NLR - Sensitive question for breeders, rescues, or anyone else with an opinion
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Thread: NLR - Sensitive question for breeders, rescues, or anyone else with an opinion

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    HersheyK's Dad's Avatar
    HersheyK's Dad is offline Senior Member
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    DefaultNLR - Sensitive question for breeders, rescues, or anyone else with an opinion

    At the Dog Park this morning, we had a new visitor. A beautiful,very light colored, Golden Retriever. Everything about him was wonderful. He was a bit large for 1 year old, height not weight.

    So what is this about?

    His right front leg is deformed. He does not use it. It turns in, almost horizontal at elbow. Only one pad and nail at a very poorly formed paw. Owner said there are potential issues with his upper arm and shoulder also. She was also a very nice woman, i.e. care for the dog.

    The dog was one of a litter of 13, 12 normally formed pups. I forget how the contact was originally made, but the pup was 9 weeks old at the time, contact was via phone, and the breeder told her that she could have (free) this pup with this issue but she needed to come get him immediately. This is what the woman did.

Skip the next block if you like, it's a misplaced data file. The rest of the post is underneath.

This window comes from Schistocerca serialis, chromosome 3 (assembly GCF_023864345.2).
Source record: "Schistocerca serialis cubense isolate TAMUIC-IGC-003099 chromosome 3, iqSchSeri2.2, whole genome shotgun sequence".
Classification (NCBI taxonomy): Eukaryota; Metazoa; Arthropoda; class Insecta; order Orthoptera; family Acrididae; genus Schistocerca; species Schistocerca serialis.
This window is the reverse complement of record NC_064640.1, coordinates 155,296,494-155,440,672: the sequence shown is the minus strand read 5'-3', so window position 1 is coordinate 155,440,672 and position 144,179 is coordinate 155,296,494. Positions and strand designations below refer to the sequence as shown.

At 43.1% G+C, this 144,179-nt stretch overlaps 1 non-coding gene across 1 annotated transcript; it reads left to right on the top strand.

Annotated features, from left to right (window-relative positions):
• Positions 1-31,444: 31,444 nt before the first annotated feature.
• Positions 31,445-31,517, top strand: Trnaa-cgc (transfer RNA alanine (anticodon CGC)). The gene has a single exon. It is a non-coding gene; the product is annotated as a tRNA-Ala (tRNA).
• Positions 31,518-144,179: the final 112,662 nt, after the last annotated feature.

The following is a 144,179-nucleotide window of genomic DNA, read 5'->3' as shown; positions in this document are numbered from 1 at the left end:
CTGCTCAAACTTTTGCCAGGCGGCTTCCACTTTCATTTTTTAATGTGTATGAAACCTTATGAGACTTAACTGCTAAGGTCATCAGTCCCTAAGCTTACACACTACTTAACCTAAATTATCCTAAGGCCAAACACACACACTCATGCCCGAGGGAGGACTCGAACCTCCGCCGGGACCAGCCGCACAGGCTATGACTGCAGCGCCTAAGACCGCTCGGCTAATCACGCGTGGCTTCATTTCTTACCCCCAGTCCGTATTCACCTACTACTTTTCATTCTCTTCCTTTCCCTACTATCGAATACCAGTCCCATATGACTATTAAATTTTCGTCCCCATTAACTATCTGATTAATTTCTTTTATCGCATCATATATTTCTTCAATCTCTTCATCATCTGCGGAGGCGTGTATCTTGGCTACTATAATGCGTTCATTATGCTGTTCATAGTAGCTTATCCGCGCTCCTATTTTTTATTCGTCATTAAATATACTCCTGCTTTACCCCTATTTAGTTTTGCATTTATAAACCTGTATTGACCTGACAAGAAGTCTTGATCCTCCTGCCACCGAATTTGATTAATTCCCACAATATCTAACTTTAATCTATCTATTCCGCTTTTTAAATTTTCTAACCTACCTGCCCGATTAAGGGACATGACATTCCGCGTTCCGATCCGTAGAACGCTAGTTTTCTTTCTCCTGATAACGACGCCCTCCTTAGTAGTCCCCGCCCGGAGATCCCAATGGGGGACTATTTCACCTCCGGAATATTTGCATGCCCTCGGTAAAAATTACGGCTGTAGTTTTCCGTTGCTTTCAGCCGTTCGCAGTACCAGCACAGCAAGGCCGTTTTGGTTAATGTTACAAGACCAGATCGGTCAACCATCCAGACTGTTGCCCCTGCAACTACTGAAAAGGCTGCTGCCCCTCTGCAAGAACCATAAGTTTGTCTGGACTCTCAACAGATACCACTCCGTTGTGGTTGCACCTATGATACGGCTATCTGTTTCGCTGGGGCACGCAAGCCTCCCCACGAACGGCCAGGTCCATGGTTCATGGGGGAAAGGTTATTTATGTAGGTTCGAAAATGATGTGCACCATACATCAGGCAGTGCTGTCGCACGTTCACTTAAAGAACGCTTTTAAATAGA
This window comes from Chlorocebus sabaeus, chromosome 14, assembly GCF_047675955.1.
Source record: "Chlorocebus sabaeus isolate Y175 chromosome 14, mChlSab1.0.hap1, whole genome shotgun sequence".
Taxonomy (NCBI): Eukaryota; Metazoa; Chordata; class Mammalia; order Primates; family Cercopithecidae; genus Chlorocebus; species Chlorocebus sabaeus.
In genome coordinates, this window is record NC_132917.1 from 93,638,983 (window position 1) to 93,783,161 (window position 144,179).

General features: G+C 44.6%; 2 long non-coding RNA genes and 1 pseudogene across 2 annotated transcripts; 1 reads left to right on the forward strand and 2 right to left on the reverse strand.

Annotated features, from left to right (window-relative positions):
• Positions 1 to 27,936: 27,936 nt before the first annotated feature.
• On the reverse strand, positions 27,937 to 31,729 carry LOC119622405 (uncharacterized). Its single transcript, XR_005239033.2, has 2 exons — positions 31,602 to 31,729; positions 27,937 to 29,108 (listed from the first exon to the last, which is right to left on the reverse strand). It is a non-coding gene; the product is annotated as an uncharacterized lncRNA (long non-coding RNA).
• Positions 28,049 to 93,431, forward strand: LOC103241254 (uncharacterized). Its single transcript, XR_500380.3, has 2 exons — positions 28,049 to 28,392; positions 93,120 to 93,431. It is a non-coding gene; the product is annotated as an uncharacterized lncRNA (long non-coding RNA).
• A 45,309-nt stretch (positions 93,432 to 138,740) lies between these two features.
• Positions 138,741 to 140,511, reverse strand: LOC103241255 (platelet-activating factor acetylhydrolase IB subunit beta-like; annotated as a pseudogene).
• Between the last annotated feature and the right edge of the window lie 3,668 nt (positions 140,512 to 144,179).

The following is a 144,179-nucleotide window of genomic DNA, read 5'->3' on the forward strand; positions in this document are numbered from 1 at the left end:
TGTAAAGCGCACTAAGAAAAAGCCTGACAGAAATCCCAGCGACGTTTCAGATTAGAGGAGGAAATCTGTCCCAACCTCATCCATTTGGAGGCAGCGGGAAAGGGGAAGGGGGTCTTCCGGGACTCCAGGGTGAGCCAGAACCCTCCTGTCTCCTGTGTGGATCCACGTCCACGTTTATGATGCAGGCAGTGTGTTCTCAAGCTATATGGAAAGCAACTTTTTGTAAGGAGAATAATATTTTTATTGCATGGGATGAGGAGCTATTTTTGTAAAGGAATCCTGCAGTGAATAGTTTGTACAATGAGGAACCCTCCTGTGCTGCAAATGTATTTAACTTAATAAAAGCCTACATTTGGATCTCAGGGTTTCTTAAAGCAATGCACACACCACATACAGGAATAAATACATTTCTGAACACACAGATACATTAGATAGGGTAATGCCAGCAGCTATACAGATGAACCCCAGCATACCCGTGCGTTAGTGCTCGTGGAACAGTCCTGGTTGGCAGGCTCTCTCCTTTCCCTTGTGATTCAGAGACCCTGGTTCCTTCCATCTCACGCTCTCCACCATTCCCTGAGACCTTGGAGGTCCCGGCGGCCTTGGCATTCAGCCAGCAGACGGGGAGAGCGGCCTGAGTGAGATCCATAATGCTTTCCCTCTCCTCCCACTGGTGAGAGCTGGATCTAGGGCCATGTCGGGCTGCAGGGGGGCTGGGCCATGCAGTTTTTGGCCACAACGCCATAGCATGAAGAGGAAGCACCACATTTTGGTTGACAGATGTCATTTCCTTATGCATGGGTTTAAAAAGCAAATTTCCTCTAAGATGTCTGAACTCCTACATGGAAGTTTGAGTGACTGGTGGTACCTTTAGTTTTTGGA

So at 1 year old this dog is friendly, appears happy, and runs with the other dogs like he had 4 good legs. Personally I think the woman that owns this dog is pretty great for taking him and giving him a chance at a good life.

    But my question is, do breeders typically do this, give a malformed pup a chance, or do they put them down? I doubt that the breeder could tell that the dog would be able to adjust and develop as he did, but what do I know.
    Hershey Kisses, In charge of getting Ed out to the dog park so that he gets some exercise.

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    Depends on the malformation, Ed. In my own instance, I had a puppy who had what looked like a deformity when he was born. His leg/foot turned in and my vet wasn't sure if he'd be normal. He couldn't guarantee that the pup wouldn't have issues later on. There was a gal who had fallen in love with this dog. She was there when he was born via c-section and born green. We gave him the puppy name of Kermit. I asked if she wanted him, no guarantees of course. She took him and Kermit recently died at the age of 11 or 12. That leg/foot straightened out eventually but it had torqued his elbow and he did end up with ED in that one elbow. Other than that, he was a terrific pet and perfect in the eyes of his owner.